This letter to one of my doula babies is a little snapshot of my doula heart and mind. It shows how I see my clients, how much I value the privilege of being at their births, and how much I treasure the little moments I get to experience. This letter is shared with permission from my clients who are part of the Bright Birth family and also happen to be members of my actual family. Levi turned one right before Halloween and I’m so grateful to share my experience of his birth.

Uncategorized

Update to Services: Virtual Doula Support

The current outbreak of the Covid-19 virus has radically changed our childbirth system, making it impossible for doulas to be physically present during most hospital births. However, doula support is just as valuable as ever. In fact, one might argue that doulas are needed now more than ever. In a time when expectant parents are anxious, navigating policy changes in their hospitals, as well as in their state and local governments, managing potential changes to income and daily living, and filtering through the onslaught of incoming news and recommendations, the guidance of a seasoned doula provides irreplaceable calm in the storm. When so much is out of our control, it is imperative that expectant parents have access to birth professionals who can answer questions, provide training, teach coping techniques, and be a voice of confidence and comfort in the birth room. While nothing replaces the physical presence of a doula, virtual support is the next best thing! 

It is so important for me to emphasize that you are not alone and do not have to navigate this time by yourself. I’m happy to say that I already offer distance support and can vouch for the benefits of virtual doula support. At this time, I’ve created a special Virtual Doula Support package at a reduced rate of $300. (My traditional birth doula packages range from $500-$700.) The Virtual Doula package offers more comprehensive support than my Distance Doula package, including more extensive prenatal support and is perfect for expectant parents delivering under the current Covid-19 restriction. The package includes the following:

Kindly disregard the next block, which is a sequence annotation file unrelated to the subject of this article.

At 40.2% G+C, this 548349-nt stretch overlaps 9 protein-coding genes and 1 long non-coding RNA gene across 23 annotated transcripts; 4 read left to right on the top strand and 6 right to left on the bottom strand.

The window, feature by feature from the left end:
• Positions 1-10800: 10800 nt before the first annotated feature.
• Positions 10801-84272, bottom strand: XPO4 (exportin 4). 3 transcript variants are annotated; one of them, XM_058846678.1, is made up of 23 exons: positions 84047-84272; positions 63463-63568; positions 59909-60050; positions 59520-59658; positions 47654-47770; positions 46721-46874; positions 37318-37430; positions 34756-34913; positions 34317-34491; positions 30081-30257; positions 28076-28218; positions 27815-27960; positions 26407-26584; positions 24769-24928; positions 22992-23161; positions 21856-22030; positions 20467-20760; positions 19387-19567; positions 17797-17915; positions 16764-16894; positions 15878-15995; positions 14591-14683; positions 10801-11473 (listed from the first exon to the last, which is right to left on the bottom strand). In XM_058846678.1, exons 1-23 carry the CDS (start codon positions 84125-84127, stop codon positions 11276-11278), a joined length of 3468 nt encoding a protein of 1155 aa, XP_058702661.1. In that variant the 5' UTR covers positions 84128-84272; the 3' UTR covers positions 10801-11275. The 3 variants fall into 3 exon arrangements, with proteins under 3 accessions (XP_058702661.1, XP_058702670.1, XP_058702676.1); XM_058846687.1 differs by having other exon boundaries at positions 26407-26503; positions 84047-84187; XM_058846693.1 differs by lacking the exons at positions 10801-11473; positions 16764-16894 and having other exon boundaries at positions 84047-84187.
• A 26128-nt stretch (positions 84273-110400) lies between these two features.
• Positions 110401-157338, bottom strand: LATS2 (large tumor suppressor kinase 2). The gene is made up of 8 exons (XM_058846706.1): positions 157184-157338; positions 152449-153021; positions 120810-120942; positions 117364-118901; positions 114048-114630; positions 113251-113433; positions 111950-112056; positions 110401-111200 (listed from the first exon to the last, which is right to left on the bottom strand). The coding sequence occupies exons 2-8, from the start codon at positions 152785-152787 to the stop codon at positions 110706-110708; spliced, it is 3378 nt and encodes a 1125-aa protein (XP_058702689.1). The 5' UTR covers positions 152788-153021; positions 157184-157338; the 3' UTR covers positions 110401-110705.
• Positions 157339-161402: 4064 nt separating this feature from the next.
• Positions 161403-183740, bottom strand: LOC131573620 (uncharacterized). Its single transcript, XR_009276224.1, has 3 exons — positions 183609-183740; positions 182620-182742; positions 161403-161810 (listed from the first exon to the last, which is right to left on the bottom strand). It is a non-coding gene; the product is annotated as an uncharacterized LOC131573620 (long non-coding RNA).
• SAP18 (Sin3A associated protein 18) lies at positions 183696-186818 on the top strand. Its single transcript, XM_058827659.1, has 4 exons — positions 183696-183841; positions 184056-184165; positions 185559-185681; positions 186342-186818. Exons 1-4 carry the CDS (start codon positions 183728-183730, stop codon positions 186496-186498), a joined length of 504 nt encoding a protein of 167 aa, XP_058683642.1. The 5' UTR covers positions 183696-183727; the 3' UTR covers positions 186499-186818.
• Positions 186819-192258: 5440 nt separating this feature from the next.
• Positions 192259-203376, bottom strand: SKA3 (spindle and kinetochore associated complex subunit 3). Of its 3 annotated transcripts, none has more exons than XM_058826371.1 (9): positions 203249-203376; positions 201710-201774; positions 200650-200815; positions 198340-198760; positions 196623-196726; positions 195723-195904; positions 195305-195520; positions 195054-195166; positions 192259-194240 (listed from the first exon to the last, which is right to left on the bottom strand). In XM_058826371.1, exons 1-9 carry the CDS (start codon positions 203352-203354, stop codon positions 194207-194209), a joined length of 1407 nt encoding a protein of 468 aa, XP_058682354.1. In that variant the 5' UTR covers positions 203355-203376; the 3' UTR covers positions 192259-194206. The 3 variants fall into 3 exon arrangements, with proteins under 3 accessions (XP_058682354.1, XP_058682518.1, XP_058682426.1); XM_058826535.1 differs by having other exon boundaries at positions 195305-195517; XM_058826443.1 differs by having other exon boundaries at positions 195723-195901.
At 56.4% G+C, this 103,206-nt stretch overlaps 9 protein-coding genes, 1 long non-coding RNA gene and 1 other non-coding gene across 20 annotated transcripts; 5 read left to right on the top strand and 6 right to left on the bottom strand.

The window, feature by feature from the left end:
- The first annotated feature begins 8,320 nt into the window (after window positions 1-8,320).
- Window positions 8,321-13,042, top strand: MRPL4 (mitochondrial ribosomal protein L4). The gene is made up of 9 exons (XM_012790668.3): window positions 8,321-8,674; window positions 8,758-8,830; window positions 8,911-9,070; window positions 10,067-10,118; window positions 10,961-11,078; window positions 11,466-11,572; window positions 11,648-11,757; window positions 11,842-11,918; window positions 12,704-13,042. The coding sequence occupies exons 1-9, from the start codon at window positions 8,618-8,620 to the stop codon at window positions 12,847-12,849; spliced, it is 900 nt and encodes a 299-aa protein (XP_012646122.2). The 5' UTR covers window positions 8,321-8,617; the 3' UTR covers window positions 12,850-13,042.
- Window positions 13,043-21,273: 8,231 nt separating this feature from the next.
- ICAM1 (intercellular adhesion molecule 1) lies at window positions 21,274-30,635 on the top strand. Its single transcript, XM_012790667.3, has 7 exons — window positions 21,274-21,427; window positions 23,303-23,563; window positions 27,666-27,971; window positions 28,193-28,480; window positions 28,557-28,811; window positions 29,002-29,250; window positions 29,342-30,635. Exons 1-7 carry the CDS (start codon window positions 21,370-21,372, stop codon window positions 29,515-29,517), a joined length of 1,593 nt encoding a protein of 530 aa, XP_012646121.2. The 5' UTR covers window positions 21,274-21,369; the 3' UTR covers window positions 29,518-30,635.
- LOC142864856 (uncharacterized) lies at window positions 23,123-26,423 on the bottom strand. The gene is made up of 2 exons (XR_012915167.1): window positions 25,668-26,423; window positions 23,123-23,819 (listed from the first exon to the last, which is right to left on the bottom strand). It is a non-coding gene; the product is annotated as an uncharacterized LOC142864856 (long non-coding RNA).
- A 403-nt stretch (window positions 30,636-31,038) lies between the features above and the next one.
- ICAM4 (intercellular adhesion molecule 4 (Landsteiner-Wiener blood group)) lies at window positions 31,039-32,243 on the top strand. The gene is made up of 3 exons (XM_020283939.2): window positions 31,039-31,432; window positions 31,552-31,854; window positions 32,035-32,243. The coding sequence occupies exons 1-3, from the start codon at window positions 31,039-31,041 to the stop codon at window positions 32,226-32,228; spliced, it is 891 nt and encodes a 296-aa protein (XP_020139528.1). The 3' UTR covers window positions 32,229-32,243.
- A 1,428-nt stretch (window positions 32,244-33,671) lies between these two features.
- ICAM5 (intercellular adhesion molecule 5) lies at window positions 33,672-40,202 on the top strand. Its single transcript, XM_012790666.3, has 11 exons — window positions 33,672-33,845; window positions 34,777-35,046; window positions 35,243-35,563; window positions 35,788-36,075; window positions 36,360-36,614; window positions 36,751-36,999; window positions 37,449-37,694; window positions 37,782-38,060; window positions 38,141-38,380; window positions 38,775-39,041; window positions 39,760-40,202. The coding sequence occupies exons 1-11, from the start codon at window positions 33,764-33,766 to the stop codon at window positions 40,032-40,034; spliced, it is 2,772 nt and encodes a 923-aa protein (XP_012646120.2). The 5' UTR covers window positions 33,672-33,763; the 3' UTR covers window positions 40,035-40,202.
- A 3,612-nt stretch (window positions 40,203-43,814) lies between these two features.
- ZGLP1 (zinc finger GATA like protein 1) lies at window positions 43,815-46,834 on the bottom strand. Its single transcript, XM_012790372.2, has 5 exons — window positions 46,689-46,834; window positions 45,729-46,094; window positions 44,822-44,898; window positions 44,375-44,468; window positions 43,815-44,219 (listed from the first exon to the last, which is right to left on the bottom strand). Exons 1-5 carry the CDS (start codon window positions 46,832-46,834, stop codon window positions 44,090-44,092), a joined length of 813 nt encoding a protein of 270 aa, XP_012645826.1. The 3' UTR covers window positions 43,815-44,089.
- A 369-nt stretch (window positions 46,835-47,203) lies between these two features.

1. Up to three virtual prenatal support meetings during which I will help you navigate the current birth environment, create a birth plan, advise you and your partner on comfort measures and positions, provide extra training to your support partner, and more.
  2. Email and text support, including unlimited on-call access beginning at 38 weeks of pregnancy.
  3. Pdf files of labor resources and a concise labor guide for quick reference.
  4. Virtual support for the entirety of your labor, method to be determined by the client and doula after contract signing.
  5. Virtual postpartum meeting at 7-10 days after delivery as well as text/email support for up to four weeks after delivery.
  6. Access to resource list of virtual and Telehealth postpartum support.

If you are experiencing financial difficulty due to Covid-19 but would still like doula support for your birth, please don’t hesitate to reach out. My deepest desire is for all families to have the best birth experience possible and am happy to make payment arrangements as needed. I’m here for you always, but especially in this current climate of change and unpredictability. 

You may not have the birth experience you always thought you’d have, but together we can ensure that your birth is beautiful, enriching, and empowering. Though so much has changed, you still have options and the ability to take the lead. If you’re looking for a partner to accompany your family on this wild ride, I am happy to be your huckleberry. I know you can do this and I’m here for you every step of the way!

Love and light,

Mary Susan Delagrange CD(DONA)

 Let choice whisper in your ear and love murmur in your heart. Be ready. Here comes life.

Maya Angelou
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World Doula Week 2020